ECE369A

Fundamentals of Computer Organization
Fall 2015 and Spring 2016
Designation: 
Required for CE; Elective for EE
Catalog Data: 

ECE 369 -- Fundamentals of Computer Organization (4 units)

Description: Computer architecture is the science and art of selecting and interconnecting hardware components to create a computer that meets functional, performance and cost goals. This course qualitatively and quantitatively examines computer design trade-offs and teaches the fundamentals of computer architecture and organization, including CPU, memory, registers, arithmetic unit, control unit, and input/output components. Topics include reduced instruction set computer architectures (RISC); using the MIPS central processor as an example; interface between assembly and high level programming constructs and hardware; instruction and memory cache systems; performance evaluation; benchmarks; and use of the SPIM/WinDLX/Verilog Simulators for the MIPS architecture. For students who will continue in computer architecture, it lays the foundation of state-of-the-art techniques implemented in current and future high-performance computing platforms. For those students not continuing in computer architecture, it gives an overview of the kind of techniques used in today's microprocessors.

Grading: Regular grades are awarded for this course: A B C D E

Course Fee: $25

Prerequisite(s): 
ECE 175 and ECE 274A
Textbook(s): 

Patterson, D.A. and J.L. Hennessy. Computer Organization and Design: The Hardware/Software Interface. 4th ed. Morgan Kaufmann Publishers. 2011.

Course Learning Outcomes: 

By the end of this course, the student will be able to:

  1. Understand the fundamentals of the computer architecture world.
  2. Explore computer architecture paradigm on their own.
  3. Articulate the design issues involved in the computer architecture both in theoretical and application levels.
  4. Design and implement single-cycle and pipelined datapaths for a given instruction set architecture.
  5. Evaluate the close relation between the instruction set architecture design, datapath design, and algorithm design .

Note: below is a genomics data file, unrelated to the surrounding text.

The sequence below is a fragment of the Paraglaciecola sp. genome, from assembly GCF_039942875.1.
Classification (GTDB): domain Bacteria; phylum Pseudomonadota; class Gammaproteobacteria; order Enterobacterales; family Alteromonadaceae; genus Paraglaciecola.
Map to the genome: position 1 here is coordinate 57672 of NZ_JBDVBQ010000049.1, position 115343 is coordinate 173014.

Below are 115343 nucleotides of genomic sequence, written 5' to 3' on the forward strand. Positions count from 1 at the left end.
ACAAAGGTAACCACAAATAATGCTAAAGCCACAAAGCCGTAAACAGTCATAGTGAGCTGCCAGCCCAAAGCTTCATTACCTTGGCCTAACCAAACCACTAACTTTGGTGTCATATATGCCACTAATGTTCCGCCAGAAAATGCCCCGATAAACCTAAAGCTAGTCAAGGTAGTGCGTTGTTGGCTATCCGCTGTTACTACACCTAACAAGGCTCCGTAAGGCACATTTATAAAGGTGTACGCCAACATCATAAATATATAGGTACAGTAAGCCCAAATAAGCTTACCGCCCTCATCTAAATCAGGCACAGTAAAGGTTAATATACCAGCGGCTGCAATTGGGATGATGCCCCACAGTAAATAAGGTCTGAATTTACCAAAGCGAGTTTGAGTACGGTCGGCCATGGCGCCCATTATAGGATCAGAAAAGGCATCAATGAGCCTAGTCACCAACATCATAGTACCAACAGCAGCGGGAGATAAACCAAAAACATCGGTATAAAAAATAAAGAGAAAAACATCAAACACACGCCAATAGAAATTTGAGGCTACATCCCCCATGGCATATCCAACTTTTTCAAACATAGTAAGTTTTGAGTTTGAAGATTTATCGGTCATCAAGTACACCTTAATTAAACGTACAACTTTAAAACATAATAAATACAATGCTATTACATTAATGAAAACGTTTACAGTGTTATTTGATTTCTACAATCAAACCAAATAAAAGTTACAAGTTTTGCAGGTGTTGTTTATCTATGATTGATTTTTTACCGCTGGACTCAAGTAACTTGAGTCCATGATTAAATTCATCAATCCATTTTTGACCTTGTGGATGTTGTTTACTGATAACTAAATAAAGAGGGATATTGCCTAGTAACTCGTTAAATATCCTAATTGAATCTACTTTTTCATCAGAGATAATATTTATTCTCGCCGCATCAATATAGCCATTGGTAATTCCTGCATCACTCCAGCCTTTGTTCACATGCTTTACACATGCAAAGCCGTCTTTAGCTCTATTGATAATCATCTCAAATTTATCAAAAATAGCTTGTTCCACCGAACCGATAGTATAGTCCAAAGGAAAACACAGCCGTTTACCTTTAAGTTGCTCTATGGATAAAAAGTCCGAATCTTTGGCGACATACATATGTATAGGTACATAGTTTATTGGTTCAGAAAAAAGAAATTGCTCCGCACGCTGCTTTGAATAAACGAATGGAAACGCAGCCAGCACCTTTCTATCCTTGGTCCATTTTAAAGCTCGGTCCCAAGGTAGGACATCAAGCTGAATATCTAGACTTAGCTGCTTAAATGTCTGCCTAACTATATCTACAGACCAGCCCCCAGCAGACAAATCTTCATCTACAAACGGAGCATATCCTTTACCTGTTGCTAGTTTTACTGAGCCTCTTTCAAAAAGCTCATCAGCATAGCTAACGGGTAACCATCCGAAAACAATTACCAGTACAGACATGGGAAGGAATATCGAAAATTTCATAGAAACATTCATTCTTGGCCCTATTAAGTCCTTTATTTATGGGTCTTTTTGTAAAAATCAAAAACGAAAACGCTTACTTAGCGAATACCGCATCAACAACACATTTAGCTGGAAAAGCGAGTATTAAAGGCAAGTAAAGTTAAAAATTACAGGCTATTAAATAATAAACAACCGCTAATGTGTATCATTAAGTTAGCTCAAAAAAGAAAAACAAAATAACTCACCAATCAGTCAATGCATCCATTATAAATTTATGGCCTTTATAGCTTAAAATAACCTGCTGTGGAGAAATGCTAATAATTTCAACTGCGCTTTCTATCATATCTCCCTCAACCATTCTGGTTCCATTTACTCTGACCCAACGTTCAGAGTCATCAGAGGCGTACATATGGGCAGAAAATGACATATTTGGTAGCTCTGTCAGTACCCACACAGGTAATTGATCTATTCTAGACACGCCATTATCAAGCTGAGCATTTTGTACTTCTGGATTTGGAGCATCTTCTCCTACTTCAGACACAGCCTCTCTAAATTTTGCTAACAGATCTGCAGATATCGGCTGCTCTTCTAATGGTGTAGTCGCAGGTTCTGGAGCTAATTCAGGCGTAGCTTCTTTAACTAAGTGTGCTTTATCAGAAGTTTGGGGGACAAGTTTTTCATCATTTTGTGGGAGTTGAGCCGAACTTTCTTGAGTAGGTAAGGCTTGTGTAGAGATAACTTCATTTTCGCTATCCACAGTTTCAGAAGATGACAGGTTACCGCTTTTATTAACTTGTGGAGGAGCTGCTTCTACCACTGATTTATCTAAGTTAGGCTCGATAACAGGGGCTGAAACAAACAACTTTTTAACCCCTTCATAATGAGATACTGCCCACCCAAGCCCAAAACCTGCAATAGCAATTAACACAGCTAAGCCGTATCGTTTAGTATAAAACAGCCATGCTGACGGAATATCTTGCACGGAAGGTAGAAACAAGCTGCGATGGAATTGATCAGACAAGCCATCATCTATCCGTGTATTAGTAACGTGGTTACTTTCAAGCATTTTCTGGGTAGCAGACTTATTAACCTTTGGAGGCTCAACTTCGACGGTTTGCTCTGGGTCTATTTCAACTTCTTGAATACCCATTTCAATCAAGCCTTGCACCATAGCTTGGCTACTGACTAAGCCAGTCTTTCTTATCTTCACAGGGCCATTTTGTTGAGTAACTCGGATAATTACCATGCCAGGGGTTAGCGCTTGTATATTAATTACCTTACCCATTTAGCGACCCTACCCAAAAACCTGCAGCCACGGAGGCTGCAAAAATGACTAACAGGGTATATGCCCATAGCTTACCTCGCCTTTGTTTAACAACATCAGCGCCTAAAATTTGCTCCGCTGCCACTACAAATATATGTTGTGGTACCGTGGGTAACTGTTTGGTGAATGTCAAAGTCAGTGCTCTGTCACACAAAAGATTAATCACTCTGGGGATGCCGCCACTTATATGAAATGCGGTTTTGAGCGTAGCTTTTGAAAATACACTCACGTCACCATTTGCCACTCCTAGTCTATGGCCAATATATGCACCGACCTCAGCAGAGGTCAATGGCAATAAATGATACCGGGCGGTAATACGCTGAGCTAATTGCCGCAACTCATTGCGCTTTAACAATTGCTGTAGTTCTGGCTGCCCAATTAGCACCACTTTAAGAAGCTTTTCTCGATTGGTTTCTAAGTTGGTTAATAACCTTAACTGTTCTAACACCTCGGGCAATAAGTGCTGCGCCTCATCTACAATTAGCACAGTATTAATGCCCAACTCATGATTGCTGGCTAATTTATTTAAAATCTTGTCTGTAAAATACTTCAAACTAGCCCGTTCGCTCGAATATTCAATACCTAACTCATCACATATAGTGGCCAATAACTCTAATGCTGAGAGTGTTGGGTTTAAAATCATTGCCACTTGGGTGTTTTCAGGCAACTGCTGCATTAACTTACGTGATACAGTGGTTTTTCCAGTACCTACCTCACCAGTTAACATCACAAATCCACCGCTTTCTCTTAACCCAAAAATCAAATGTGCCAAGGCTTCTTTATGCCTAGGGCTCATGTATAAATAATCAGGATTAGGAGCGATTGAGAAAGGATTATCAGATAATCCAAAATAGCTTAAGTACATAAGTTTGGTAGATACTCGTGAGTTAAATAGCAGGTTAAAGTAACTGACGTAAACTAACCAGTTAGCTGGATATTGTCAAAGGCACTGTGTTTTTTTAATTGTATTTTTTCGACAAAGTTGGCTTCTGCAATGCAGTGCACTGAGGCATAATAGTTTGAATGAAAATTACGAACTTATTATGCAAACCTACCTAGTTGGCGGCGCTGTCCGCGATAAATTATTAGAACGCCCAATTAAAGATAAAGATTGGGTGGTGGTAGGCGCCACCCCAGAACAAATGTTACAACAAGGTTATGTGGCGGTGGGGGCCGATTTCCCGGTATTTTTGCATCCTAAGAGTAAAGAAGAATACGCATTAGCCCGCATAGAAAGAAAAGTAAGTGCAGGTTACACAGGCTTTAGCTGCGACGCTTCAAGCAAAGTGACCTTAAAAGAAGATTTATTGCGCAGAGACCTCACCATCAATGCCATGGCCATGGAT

6. Understand the performance trade-offs involved in designing the memory subsystem including cache, main memory and virtual memory.
  7. Discuss the state of the art multicore architectures such as the NVIDIA Graphics Processing Unit.
  8. Evaluate the performance of a hypothetical architecture analytically.
Course Topics: 
  • Computer Abstractions and Technology (4 lectures)
  • Arithmetic for Computers (4 lectures)
  • Instruction Sets and Software Systems (7 lectures)
  • MIPS CPU and Control Unit Organization (8 lectures)
  • Pipelining in MIPS CPU (6 lectures)
  • Exploiting Memory Hierarchy (6 lectures)
  • Storage and I/O (2 lectures)
  • Multicores, Multiprocessors, and Clusters (4 lectures)
Class/Laboratory Schedule: 

Three, 50-minute lectures per week
Two, 75-minute lab sessions per week

Relationship to Student Outcomes: 

ECE 369A contributes directly to the following specific Electrical and Computer Engineering Student Outcomes of the ECE department:

  • an ability to apply knowledge of mathematics, science and engineering (Medium)
  • an ability to design and conduct experiments, as well as to analyze and interpret data (High)
  • an ability to design a system, component, or process to meet desired needs within realistic constraints such as economic, environmental, social, political, ethical, health and safety, manufacturability and sustainability (High)
  • an ability to identify, formulate and solve engineering problems (High)
  • an ability to communicate effectively (Medium)
  • a recognition of the need for, and an ability to engage in life-long learning (Low)
  • a knowledge of contemporary issues (Medium)
  • an ability to use the techniques, skills, and modern engineering tools necessary for engineering practice. (High)
Prepared by: 
Dr. Ali Akoglu
Prepared Date: 
3/7/16

University of Arizona College of Engineering